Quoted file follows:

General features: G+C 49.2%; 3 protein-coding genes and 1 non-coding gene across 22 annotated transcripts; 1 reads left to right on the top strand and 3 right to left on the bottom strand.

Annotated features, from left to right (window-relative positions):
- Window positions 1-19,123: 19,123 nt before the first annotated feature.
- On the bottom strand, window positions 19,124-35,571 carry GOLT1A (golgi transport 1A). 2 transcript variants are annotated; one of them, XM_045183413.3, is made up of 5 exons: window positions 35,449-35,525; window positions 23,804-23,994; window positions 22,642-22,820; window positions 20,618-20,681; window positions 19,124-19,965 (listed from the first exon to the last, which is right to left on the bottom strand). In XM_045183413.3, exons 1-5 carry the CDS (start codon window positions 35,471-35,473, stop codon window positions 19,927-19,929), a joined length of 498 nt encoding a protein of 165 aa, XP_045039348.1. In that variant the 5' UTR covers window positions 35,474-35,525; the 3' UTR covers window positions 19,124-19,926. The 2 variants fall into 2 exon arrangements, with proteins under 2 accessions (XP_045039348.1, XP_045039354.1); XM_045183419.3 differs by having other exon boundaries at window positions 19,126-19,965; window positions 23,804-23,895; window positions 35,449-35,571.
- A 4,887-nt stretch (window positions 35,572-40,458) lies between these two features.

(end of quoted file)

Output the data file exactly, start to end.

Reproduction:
General features: G+C 49.2%; 3 protein-coding genes and 1 non-coding gene across 22 annotated transcripts; 1 reads left to right on the top strand and 3 right to left on the bottom strand.

Annotated features, from left to right (window-relative positions):
- Window positions 1-19,123: 19,123 nt before the first annotated feature.
- On the bottom strand, window positions 19,124-35,571 carry GOLT1A (golgi transport 1A). 2 transcript variants are annotated; one of them, XM_045183413.3, is made up of 5 exons: window positions 35,449-35,525; window positions 23,804-23,994; window positions 22,642-22,820; window positions 20,618-20,681; window positions 19,124-19,965 (listed from the first exon to the last, which is right to left on the bottom strand). In XM_045183413.3, exons 1-5 carry the CDS (start codon window positions 35,471-35,473, stop codon window positions 19,927-19,929), a joined length of 498 nt encoding a protein of 165 aa, XP_045039348.1. In that variant the 5' UTR covers window positions 35,474-35,525; the 3' UTR covers window positions 19,124-19,926. The 2 variants fall into 2 exon arrangements, with proteins under 2 accessions (XP_045039348.1, XP_045039354.1); XM_045183419.3 differs by having other exon boundaries at window positions 19,126-19,965; window positions 23,804-23,895; window positions 35,449-35,571.
- A 4,887-nt stretch (window positions 35,572-40,458) lies between these two features.